Tuesday, January 26, 2010

Choosing a Homeschool Curriculum

What makes a homeschool curriculum? Do you buy it? Create it? Plan it? Evolve it? Ignore it? I think that if you asked a myriad of homeschoolers, you would get a myriad of responses. In our case, we are what is known as eclectic. We aren’t strict school at home people. We aren’t unschoolers. We kind of live our life in the middle. I have a plan of attack and we use Alpha Omega LifePac’s as our core, but I am willing to stretch, change, omit, or add as needed. I look around to see what is going on in the world. I try to use the kid’s interests as jumping off points. I try to become visibly excited about information I find to see if it might be contagious.

This is one of the many great freedoms that homeschooling can offer. I always think it is such a shame when there is something wonderfully curious going on and yet the school system is stuck getting through their curriculum. What else can they do though? 30 kids may have 30 different interests. What interests one may not another. Plus the hours alone prevent some of the excitement. It is very hard for me to get excited about anything when I have to get up at 6 am. Plus, did you ever realize how interesting things could be at 2 am? How would / could a class adapt if a student became fascinated with a subject for weeks at a time to the exclusion of his other learning? But as homeschoolers, we are free to do this.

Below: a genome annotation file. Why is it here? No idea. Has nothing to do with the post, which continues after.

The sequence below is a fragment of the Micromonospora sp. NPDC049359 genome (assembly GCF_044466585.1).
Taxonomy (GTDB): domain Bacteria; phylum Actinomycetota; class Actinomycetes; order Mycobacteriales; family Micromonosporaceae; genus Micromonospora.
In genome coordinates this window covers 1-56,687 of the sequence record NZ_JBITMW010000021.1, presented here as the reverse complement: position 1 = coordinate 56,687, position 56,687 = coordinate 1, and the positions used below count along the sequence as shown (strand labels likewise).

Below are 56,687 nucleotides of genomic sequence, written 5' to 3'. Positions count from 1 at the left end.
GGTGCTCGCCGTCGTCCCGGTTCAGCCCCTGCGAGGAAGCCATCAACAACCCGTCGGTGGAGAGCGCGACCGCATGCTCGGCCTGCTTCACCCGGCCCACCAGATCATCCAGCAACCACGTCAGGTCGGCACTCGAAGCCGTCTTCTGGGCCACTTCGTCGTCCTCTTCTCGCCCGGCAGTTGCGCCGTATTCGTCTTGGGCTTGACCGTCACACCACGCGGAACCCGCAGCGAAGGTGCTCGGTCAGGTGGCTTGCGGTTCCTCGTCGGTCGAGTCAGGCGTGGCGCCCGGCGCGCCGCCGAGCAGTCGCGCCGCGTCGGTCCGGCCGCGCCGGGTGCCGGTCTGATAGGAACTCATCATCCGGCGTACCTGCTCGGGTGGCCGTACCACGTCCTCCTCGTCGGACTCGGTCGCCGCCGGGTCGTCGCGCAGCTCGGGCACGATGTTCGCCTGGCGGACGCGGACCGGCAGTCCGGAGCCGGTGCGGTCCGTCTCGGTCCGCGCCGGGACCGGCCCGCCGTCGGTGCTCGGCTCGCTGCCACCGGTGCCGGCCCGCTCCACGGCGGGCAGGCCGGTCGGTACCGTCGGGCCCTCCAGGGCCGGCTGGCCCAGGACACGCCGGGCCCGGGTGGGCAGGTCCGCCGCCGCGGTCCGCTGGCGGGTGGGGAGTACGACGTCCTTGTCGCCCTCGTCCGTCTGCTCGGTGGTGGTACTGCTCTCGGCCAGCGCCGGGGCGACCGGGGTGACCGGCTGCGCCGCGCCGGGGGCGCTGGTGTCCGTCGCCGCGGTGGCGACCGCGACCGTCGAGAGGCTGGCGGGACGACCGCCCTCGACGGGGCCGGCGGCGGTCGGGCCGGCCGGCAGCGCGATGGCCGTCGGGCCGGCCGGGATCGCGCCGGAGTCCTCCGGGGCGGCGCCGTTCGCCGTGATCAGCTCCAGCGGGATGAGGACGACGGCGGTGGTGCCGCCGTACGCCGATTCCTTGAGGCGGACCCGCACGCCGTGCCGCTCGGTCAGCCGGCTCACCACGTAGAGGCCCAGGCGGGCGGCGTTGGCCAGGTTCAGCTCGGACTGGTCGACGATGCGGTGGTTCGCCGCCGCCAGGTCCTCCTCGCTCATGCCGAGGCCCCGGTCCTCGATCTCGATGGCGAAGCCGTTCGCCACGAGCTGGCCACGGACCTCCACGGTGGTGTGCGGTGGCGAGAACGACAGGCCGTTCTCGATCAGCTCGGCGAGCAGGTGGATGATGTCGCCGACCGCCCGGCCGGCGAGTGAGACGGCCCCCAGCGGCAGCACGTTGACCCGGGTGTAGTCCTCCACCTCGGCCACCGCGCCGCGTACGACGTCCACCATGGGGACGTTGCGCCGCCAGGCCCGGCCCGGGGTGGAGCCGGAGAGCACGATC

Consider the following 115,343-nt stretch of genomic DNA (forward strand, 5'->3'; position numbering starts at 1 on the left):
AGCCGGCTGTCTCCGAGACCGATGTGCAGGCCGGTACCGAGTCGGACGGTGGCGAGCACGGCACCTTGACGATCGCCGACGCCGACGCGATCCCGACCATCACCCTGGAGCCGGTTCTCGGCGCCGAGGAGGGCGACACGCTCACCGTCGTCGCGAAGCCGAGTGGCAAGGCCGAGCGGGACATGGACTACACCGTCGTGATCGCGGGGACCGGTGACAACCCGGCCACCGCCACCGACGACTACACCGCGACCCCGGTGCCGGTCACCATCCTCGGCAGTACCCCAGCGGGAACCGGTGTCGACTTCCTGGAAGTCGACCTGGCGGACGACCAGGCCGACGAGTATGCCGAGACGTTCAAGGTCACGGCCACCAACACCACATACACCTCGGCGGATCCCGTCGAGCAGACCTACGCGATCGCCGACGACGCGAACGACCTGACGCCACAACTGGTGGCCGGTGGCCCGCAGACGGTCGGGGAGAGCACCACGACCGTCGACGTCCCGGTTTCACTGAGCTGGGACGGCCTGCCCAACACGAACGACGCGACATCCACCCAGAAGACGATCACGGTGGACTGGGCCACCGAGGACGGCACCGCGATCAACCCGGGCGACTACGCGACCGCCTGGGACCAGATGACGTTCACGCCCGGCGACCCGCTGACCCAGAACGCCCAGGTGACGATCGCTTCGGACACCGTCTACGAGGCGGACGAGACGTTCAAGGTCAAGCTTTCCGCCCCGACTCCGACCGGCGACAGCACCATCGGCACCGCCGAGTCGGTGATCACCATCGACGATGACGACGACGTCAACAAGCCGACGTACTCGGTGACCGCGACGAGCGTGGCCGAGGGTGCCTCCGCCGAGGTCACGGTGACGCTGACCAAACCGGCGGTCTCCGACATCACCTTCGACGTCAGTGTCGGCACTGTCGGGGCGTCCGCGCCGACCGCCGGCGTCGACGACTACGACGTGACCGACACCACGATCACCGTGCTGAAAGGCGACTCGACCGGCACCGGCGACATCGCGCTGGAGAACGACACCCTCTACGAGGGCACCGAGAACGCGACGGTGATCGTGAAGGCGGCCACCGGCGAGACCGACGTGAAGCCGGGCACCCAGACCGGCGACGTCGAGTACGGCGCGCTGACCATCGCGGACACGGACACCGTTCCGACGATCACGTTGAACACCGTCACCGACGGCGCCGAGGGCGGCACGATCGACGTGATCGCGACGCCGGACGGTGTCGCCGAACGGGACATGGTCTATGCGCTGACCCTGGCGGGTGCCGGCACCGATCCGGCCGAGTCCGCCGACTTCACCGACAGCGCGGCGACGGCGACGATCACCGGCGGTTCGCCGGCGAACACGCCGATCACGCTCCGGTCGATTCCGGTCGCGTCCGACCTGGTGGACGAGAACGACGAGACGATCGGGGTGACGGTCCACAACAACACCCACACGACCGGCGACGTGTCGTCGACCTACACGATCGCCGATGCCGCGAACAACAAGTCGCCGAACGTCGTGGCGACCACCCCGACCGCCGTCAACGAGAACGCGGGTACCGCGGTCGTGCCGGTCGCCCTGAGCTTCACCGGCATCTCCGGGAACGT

Plus, as homeschoolers, I am not confined to judging my children’s accomplishments strictly by standard assessments of their knowledge. DD can write a blog. DS1 can draw a picture. DS1 may do his reading by pouring through cookbooks, creating a masterpiece, and then teaching another child to do the same. Frankly, that is about as tasty a final exam on technical reading that one can get. DD, on the other hand, may work in reverse and beg to learn how to create an PowerPoint with an embedded graph to show the growth of patrons at her library so that she can argue for additional funding.

Homeschooling, also, may include a far broader reaching curriculum than a traditional school. In addition to Reading, Writing, and Arithmetic, I consider:



-Work ethic





And other such virtues that are very difficult to quantify. I consider the growth in these areas to be a better gauge of how we are doing than the grade level on their books (I still can’t quite figure out why we insist on putting them there in the first place) or the grades they receive on their tests.

One of the greatest benefits of homeschooling is the ability to monitor and adjust. In my job as the site facilitator for a program which teaches teachers, I often hear the phrase “monitor and adjust” used by the instructors. The phrase is used to explain how the future teachers how to show proceed in presenting their lesson plans if things are not going just as they had planned, but how far can they realistically adjust? When you homeschool, the ability to monitor and adjust is almost endless. I think of it like an old fashioned stage coach heading across country during the Western Expansion. If you were on a definitive path that you could not veer from, what obstacles might stop you from continuing your journey? What amazing sights might you miss? How many wagons would be able to finish the journey? But if you had endless abilities to “monitor and adjust” based on the needs of the horses, the stage, the road, the passengers, how might the journey be different?

So needless to say my advice for choosing a homeschool curriculum is fluid. Chose one if you wish. If it doesn’t work, try another. If something new or different catches your eye, don’t be afraid to try it. Think of assessment in a completely different way. What does it mean to be successful? And most importantly of all is have fun and find the joy in learning. Remember you chose to move away from the traditional methods for a reason: Rejoice in the freedom that you now have.

Helpful websites: Enchanted Learning ; Alpha Omega ; Calendar of Events ;

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